Monthly Archives: June 2015


We recently came across this small but special cemetery near the town of Corrigin in the WA Wheatbelt….
A Doggone 1
You guessed right – it celebrates the special bond between dogs and their human families.
A Doggone 5 A Doggone 4 A Doggone 3
Lots of love and quite a bit of quirkiness has gone into these final resting places, and a local resident has voluntarily maintained the cemetery since 1974.
A Doggone 2 A Doggone 6
Corrigin is also famous for holding the world record for the Most Dogs in Utes they can parade through the town – 1527 currently. For our American readers, a ute is short for utility, and is the Aussie lingo for a pick-up truck.
Funds raised are donated to the fabulous Royal Flying Doctor Service and other local charities.
So a fabulous doggie town… we’ll let you know when the next parade is on!
A Wave Rock 3

Back on the road…briefly

After 6 months of city dwelling, it was definitely time to get out bush for a few days – but where to go? We opened our West Australian atlas (old-fashioned but the geography doesn’t change much around here!) with the challenge of finding a place that:

• neither of us had visited before – quite hard as Ian was born and bred in WA

• within 4-5 hours travel time from Perth

Within 3 minutes we found the perfect spot in the Wheatbelt region – Wave Rock, only 326 kms away, with a caravan park 2 km away from Hyden.

A Hyden 6 A Hyden 7

And what an amazing landform it is.  An enormous granite rock 15 metres high (same as a 3 story apartment) and 110 metres long. It has been beautifully sculpted over many millenia into the wave shape that makes you want to get your surfboard out!

A Wave Rock 3 A Wave Rock 2 A Wave Rock 1

The rock walls are stained in bright orange and black from the chemical reactions caused when water drips slowly over the tiny mosses, lichens and algae on the rockface.

A Hyden 5

Just loved Hippo’s Yawn – perfect name!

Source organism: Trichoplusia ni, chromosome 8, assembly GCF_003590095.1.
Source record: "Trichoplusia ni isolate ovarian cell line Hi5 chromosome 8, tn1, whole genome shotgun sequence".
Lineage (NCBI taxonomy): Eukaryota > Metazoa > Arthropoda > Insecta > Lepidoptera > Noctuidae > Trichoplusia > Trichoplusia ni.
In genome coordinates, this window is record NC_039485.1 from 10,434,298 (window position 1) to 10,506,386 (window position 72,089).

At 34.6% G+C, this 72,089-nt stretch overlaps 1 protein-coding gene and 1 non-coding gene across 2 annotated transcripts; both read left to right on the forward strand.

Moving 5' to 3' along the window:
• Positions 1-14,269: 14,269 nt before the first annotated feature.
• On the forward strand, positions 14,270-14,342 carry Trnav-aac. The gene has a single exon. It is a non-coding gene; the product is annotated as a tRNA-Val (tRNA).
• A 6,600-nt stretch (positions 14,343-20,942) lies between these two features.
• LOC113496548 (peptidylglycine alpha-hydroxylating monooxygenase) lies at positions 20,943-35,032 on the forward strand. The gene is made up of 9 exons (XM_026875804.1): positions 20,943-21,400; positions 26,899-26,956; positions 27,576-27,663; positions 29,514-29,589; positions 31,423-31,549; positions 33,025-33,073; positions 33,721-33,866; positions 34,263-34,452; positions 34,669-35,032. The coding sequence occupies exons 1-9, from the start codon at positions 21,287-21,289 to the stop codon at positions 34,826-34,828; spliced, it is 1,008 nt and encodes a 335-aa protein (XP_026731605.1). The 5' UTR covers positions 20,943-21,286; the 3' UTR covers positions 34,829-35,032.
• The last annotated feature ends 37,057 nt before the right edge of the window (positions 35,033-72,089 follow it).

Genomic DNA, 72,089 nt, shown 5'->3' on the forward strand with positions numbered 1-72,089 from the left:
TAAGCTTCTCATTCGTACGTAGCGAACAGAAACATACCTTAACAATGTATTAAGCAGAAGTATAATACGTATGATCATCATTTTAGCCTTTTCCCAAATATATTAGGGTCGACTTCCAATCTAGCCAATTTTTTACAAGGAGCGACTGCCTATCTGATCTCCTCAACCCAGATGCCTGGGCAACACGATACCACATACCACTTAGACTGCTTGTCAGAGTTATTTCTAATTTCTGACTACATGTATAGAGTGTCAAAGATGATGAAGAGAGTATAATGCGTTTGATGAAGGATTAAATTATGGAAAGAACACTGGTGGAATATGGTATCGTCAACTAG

A Hyden Hippo yawn

Many trips and walks have been designed to explore the area, and most of these are included in the ‘Granite and Woodlands Discovery Trail‘, a useful resource booklet for visitors.

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We drove out to Mulka’s Cave and The Humps…. the name Mulka’s Cave comes from an Aboriginal Legend believe to be associated with the cave. Mulka was the illegal son of a woman who fell in love with a man with whom marriage was forbidden. The legend is complicated and violent, but is there to try to stop ‘wrong-way marriages’ and also to prevent children wandering away from the group. Note the rock art on the walls below:

A Hyden 14 A Cave 2

Hyden is a terrific town to visit

• a good pub with mallee roots on the fire, and local wines (that doesn’t happen everywhere) including a nice bottle of Shiraz from nearby Lake Grace

• excellent meat from Hyden Quality Butchers – lots of envious people were sniffing the air when we cooked our favourite lamb shank recipe for dinner on Saturday evening out at the caravan park!

• the Living Art Sculptures were inspirational. This is a clever ‘walk through history’ created by local people, using old machinery and metal junk to tell the story of Hyden.

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As in most country towns, shops are not open on Saturday afternoon or Sunday so that local people can ‘get a life’.

All in all it was a very refreshing break and great to get back on the road again! Happy to answer any questions people may have about this region, or hear your own stories.